Melvyn Bragg wrote, for the Observer, in a review of an unauthorised biography of Hughes:
“There was so much of him. He lived the lives of many men called Ted Hughes. Driven, all of them, by a core of energy so bright and fierce it burned out many of those he encountered. By the time he reached manhood, he had, fully developed, an appetite, even a greed, above all a relentless questing passion for the life of passion itself which he sought and fed with poetry, sex and transformative mysticism about the earth and its meaning. Sometimes jubilant, sometimes tormented. He had a compulsion, which seemed to him to be mysterious, to confess and describe everything that claimed his concentration. And at whatever the cost.”
Hughes was a prodigious reader of just about everything, and a prodigious writer of letters (700 pages of the collected letters), of poems (1,200 pages), of plays and essays, and so on. He was an educator, a broadcaster, a lecturer and a performer. He was a conflicted hunter, a conflicted farmer (how many other poets do a full-time job like that?), a conflicted and unfaithful husband, father, lover. He grew up in the physically and historically imbricated landscapes of the upper Calder valley, and of Mexborough. Landscapes of the kind DH Lawrence grew up in. When I read Reddick’s accounts of various critics’ condemnation of his inconsistencies when it come to ecopolitics, I get annoyed. Because, I think, why should a poet be consistent, why should a life be simplified into "consistency"? Fortunately, she does not. She sticks to the task.
There’s a very useful and concise summary at the end of Chapter 2, which begins:
"Ecopoetry, then, is a poetry of habitat; it explores our relationship to the environments and ecologies that surround us, the alterations we have made to them, and our imbrication within their system. It can no longer present the supposedly untouched landscapes of earlier nature poetry."
What hooks me is that notion of "our imbrication within their system". I read this through a particular refracting lens. My habitat is a landscape that I see through the lenses of what I’ve read, the images I see, the physical familiar world I move through. In turn, that becomes the lens through which I read any poet of place, any ‘topological ‘poet.
Where I grew up there was a mill at the bottom of the street and a farm at the top. A quarter of a mile up the road were acres of municipal park woodlands. Beyond that, an opencast valley, more woodlands, brickworks, some working pits. In the valley where I live now, not far away from where I was born, is polluted river, a canal, a railway (think Lawrence's The Rainbow). There are defunct mills, a defunct marshalling yard. No one can build on the field beyond my back garden because it has pit-shafts in it. There’s an even older pit-shaft under my neighbour’s house. And so on. Everything formerly ‘organic’ has been managed, enclosed, changed, even the river itself. I live on the edge of a coalfield where the 19th century houses are on the boundary between stone and brick. My horizon is the skyline of high moorland from Holme Moss to Oxenhope. This is the lens through which I read the poems of Remains of Elmet, through which I imagine the landscape of the Wodo’s wanderings, the corroded dystopian landscape of Crow, and through which I see foxes, thrushes, pike, hawks.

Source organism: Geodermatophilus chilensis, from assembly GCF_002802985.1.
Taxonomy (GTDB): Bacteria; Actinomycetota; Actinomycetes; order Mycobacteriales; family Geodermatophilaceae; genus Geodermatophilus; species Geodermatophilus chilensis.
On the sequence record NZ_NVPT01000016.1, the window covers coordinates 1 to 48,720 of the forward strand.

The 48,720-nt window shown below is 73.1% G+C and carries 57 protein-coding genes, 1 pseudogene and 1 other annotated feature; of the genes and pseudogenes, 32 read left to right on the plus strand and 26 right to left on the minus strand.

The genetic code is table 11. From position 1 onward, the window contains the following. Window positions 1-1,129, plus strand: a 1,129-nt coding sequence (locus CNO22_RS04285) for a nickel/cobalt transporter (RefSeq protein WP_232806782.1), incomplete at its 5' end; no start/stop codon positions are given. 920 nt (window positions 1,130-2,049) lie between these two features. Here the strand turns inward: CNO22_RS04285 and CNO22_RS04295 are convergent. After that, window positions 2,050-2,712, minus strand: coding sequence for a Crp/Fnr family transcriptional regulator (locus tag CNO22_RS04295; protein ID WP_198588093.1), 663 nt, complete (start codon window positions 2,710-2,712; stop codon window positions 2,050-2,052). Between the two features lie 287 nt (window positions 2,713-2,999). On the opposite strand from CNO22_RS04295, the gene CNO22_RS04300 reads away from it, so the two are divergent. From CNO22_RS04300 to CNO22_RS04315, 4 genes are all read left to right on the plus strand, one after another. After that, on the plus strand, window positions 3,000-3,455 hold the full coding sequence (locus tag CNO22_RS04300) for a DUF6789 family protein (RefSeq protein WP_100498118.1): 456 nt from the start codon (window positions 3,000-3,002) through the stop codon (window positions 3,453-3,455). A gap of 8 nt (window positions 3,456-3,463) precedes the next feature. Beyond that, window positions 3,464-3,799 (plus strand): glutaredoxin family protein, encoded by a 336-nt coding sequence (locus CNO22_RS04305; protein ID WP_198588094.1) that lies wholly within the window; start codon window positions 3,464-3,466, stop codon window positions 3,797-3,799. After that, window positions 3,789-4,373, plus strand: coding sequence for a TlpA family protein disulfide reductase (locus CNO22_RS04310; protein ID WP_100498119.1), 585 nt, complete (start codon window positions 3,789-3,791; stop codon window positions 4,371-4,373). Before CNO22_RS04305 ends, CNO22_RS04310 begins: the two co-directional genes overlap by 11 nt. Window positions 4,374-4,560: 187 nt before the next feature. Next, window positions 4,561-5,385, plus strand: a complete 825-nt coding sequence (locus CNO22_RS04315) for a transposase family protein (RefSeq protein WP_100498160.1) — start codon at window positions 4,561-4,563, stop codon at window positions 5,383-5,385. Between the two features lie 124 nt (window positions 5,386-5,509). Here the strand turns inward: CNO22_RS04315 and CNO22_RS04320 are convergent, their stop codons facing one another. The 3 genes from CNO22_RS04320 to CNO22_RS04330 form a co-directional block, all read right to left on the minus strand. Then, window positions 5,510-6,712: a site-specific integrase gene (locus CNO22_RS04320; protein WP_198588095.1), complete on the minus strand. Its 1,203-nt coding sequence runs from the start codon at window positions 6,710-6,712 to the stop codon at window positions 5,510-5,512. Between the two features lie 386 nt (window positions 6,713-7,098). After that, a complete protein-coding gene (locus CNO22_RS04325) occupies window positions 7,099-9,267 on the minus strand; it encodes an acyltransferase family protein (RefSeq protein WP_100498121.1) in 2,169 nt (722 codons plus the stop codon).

And then there are the voices of other poets of place: Nicholson, McCaig, Hill, McLean, and also the poets and writers of the edgelands: Lawrence, Steve Ely. The painters of place, too: Len Tabner, Peter Hicks, Peter Lanyon, Norman Ackroyd . I sometimes wonder what kind of implied writer and implied worlds I’d ‘read’ if I’d grown up in a big industrial city … Manchester, say, or out in the flatlands of the East Riding, or the Fens.
Scope and knowledgeability
And there, I suppose, is where literary criticism and scholarship comes in, to help us see differently, to ask us to consider looking through different lenses. Which brings me finally to Yvonne Reddick’s book, the scope and sheer knowledgeability of which makes it difficult for me to do it justice. It’s so packed I found it helpful to think of it as a collection of books, each of which could be read in their own right.
In her introduction she is clear that the she will focus "more closely on Hughes as a public figure than on his personal life". She aims to explore the environmental and ecopoetic richness of Hughes’ work, and to also pay attention to the intersection of environmental preoccupations with other themes. She argues that one of the main reasons he became an environmentalist was to restore mankind’s broken relationship with 'the source'." In that Hughes sought to restore this disrupted relationship via writing as well as environmental campaigns, it is ecocriticism, ecopoetry and his idea of ‘nature', that will be explored in order to find out how he did this.